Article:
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Toshiki Endo, Yasuko Yoshida, Reizo Shirane and Takashi Yoshimoto

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Reizo Shirane, Takeo Kondo, Yasuko K. Yoshida, Susumu Furuta and Takashi Yoshimoto

✓ A rare case of cerebral pseudoaneurysm located at the internal carotid artery (ICA) was caused by the removal of a ventricular catheter in an infant. This 4-month-old girl underwent ventriculoperitoneal shunt revision, during which the old ventricular catheter was removed from the posterior horn of the left lateral ventricle, but the choroid plexus was pulled out by the tip of the catheter. Intraventricular hemorrhage (IVH) and subarachnoid hemorrhage were observed postoperatively. Magnetic resonance (MR) angiography performed on the 12th postoperative day revealed ICA stenosis and aneurysm formation at the C1 portion of the left ICA. Contrast-enhanced computerized tomography (CT) scans obtained on the 21st postoperative day revealed recurrent IVH and enlargement of the lesion. The patient underwent surgery for treatment of the aneurysm. Operative findings revealed a pseudoaneurysm arising from the left ICA at the proximal end of the anterior choroidal artery (AChA). The aneurysm was removed and the wall of the ICA was reconstructed. Postoperative three-dimensional CT scanning and MR angiography demonstrated disappearance of the aneurysm and preservation of the ICA. The patient was discharged without additional neurological deficits.

Many complications, including IVH, are associated with removal of a ventricular catheter. This case shows that pseudoaneurysm formation can occur in a remote region due to avulsion of the AChA from the ICA. In most circumstances a ventricular catheter can be removed without difficulty. However, precision and caution should be exercised when removing a ventricular catheter.

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Yasuhiro Suzuki, Yasuko K. Yoshida, Reizo Shirane, Takashi Yoshimoto, Mika Watanabe and Takuya Moriya

✓ Reports of angiosarcoma arising in the central nervous system are rare. The authors present the case of a 30-day-old infant with clinical manifestations of projectile vomiting and tense anterior fontanelle resulting from a left frontotemporal tumor. Total excision of this highly vascular, well-circumscribed tumor was performed without incident, and histopathological examination revealed a malignant angiosarcoma. Immunohistochemical reaction of the neoplastic cells was diffusely positive for endothelium-specific antigens including factor VIII-related antigen, CD31, and CD34. The final diagnosis of congenital primary cerebral angiosarcoma was thus confirmed. The patient's postoperative course was uneventful, and he was discharged 2 weeks after the operation. He was in good condition with no sign of recurrence after 11 months; follow-up computerized tomography, magnetic resonance (MR) imaging, and abdominal ultrasonography studies demonstrated no tumor regrowth. The characteristic findings for this tumor on MR imaging, the immunohistochemical findings, and surgical outcome are discussed.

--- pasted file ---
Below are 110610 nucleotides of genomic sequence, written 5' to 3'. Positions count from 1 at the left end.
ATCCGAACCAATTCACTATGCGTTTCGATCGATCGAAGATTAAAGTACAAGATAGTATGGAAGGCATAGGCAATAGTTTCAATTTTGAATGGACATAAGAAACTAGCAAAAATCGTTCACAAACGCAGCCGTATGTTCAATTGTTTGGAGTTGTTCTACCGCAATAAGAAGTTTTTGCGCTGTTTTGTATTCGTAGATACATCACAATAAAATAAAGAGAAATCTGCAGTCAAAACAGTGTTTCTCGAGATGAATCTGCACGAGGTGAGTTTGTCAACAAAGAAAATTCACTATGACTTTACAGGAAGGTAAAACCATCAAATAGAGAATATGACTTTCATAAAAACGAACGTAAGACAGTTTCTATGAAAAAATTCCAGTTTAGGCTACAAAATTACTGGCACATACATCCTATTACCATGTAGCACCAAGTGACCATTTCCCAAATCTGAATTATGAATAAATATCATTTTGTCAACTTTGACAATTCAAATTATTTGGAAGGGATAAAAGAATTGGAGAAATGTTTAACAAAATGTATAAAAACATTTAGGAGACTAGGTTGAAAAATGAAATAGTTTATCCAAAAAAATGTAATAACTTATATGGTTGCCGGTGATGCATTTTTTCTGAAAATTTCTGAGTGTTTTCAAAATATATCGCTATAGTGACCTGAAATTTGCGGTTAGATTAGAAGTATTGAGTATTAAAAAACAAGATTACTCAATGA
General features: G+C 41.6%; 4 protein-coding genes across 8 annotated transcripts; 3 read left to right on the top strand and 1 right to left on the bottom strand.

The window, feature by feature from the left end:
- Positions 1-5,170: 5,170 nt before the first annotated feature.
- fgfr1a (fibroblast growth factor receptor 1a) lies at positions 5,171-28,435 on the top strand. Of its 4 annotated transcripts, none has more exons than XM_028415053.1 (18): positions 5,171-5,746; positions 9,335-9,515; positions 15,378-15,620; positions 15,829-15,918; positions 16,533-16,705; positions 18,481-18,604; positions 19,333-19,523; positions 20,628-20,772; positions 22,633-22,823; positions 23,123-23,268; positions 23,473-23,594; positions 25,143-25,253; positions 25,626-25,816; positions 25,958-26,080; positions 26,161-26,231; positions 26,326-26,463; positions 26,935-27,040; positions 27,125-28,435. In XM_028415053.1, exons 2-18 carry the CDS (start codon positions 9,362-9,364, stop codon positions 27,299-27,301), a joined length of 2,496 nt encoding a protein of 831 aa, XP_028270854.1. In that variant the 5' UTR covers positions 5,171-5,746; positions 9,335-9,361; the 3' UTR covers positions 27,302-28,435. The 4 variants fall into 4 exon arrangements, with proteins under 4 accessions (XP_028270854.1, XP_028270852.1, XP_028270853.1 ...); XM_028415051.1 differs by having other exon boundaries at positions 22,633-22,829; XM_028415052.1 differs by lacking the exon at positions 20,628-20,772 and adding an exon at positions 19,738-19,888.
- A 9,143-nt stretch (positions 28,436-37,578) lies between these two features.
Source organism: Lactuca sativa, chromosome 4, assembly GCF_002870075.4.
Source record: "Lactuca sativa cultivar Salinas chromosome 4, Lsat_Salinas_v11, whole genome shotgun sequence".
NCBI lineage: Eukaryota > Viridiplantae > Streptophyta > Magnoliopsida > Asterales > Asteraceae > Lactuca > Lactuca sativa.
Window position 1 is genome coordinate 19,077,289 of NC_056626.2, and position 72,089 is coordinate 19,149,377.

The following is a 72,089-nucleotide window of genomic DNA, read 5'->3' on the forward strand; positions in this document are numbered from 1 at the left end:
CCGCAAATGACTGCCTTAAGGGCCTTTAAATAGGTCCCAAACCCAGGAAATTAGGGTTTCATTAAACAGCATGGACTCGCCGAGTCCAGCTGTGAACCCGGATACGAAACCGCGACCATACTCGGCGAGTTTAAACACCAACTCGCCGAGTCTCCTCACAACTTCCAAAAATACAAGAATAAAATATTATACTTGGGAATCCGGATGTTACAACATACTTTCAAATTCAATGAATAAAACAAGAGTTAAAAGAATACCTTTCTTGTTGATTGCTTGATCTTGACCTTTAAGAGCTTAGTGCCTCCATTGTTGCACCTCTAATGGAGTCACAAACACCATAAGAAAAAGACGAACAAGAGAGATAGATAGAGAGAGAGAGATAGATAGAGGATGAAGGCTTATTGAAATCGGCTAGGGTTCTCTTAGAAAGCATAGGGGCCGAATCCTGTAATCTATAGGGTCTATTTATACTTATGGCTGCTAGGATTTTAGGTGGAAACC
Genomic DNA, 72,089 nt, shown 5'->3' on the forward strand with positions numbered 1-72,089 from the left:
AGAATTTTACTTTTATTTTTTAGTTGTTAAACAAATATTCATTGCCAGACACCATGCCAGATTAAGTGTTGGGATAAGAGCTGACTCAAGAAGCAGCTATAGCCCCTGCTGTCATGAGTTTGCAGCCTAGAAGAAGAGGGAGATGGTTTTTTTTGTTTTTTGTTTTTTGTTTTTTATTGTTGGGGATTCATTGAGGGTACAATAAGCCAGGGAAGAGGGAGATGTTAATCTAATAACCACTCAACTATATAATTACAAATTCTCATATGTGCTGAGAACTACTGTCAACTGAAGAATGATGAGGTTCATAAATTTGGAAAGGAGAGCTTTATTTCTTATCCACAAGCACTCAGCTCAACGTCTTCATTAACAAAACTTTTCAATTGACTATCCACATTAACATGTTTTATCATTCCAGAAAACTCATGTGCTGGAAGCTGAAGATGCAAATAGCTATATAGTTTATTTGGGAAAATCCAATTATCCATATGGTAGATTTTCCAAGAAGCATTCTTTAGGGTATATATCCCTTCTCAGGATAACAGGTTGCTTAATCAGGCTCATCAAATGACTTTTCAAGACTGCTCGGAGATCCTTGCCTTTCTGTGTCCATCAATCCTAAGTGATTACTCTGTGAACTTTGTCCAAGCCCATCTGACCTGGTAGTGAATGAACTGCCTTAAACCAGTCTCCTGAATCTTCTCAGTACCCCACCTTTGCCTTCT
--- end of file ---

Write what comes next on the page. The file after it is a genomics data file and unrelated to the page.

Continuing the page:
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Reizo Shirane, Toshihiro Kumabe, Yasuko Yoshida, Ching-chan Su, Hidefumi Jokura, Kunihiko Umezawa and Takashi Yoshimoto

Object. To determine the safety and usefulness of performing surgery via the occipital transtentorial approach to treat anterosuperior cerebellar tumors, evaluation of 14 patients was performed over a 5-year period.

Methods. The study was performed in 14 patients, aged 6 months to 71 years, who harbored anterosuperior cerebellar tumors of the posterior fossa including four hemangioblastomas, three cerebellar astrocytomas, three medulloblastomas, two metastatic tumors, one recurrent astrocytoma, and one rhabdoid cell tumor. All patients underwent surgical treatment by the same surgical team and via the same surgical approach. Endoscopy combined with neuronavigation was used for large, deep-seated tumors extending to the fourth ventricle. Of the 14 patients, total or gross-total removal was achieved in 12 patients and subtotal removal in two patients. There was no incidence of mortality or morbidity in the 14 patients, and all functional outcomes were good to excellent postoperatively. Postoperative magnetic resonance imaging revealed that none of the patients had suffered brain damage or infarction around the cerebellum, brainstem, or occipital lobe.

Conclusions. Although this study was the first in which a specific examination of the efficacy of the occipital transtentorial approach in patients with anterosuperior cerebellar tumors was undertaken, our findings suggest that this surgical approach is very useful, safe, and accurate for removing the primary tumor and evaluating the surrounding anatomy, as well as for determining operative strategy.